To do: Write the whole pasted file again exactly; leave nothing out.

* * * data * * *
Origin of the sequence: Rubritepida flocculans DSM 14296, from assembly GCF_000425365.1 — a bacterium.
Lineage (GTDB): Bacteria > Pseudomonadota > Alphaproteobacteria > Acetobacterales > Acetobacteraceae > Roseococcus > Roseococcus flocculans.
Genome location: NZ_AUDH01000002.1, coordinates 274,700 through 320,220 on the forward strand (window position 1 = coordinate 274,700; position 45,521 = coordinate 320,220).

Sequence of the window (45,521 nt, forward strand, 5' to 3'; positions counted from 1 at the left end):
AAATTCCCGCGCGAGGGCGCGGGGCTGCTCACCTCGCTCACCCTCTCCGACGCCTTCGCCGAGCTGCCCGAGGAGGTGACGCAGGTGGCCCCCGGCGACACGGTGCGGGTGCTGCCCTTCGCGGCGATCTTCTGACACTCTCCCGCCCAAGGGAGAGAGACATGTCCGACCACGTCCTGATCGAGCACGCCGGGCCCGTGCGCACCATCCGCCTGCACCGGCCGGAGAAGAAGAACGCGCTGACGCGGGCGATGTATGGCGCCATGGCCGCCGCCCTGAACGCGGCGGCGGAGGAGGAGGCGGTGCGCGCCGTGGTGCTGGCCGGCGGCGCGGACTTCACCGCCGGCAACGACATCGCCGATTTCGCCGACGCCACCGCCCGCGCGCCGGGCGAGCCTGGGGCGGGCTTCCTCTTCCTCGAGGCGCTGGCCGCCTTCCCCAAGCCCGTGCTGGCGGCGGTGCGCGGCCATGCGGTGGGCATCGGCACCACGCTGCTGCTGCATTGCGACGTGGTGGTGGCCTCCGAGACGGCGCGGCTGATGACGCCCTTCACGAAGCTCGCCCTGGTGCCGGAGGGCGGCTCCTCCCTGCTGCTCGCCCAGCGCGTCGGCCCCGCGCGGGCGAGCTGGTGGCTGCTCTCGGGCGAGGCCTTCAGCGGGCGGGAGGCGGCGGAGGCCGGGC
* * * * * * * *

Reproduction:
Origin of the sequence: Rubritepida flocculans DSM 14296, from assembly GCF_000425365.1 — a bacterium.
Lineage (GTDB): Bacteria > Pseudomonadota > Alphaproteobacteria > Acetobacterales > Acetobacteraceae > Roseococcus > Roseococcus flocculans.
Genome location: NZ_AUDH01000002.1, coordinates 274,700 through 320,220 on the forward strand (window position 1 = coordinate 274,700; position 45,521 = coordinate 320,220).

Sequence of the window (45,521 nt, forward strand, 5' to 3'; positions counted from 1 at the left end):
AAATTCCCGCGCGAGGGCGCGGGGCTGCTCACCTCGCTCACCCTCTCCGACGCCTTCGCCGAGCTGCCCGAGGAGGTGACGCAGGTGGCCCCCGGCGACACGGTGCGGGTGCTGCCCTTCGCGGCGATCTTCTGACACTCTCCCGCCCAAGGGAGAGAGACATGTCCGACCACGTCCTGATCGAGCACGCCGGGCCCGTGCGCACCATCCGCCTGCACCGGCCGGAGAAGAAGAACGCGCTGACGCGGGCGATGTATGGCGCCATGGCCGCCGCCCTGAACGCGGCGGCGGAGGAGGAGGCGGTGCGCGCCGTGGTGCTGGCCGGCGGCGCGGACTTCACCGCCGGCAACGACATCGCCGATTTCGCCGACGCCACCGCCCGCGCGCCGGGCGAGCCTGGGGCGGGCTTCCTCTTCCTCGAGGCGCTGGCCGCCTTCCCCAAGCCCGTGCTGGCGGCGGTGCGCGGCCATGCGGTGGGCATCGGCACCACGCTGCTGCTGCATTGCGACGTGGTGGTGGCCTCCGAGACGGCGCGGCTGATGACGCCCTTCACGAAGCTCGCCCTGGTGCCGGAGGGCGGCTCCTCCCTGCTGCTCGCCCAGCGCGTCGGCCCCGCGCGGGCGAGCTGGTGGCTGCTCTCGGGCGAGGCCTTCAGCGGGCGGGAGGCGGCGGAGGCCGGGC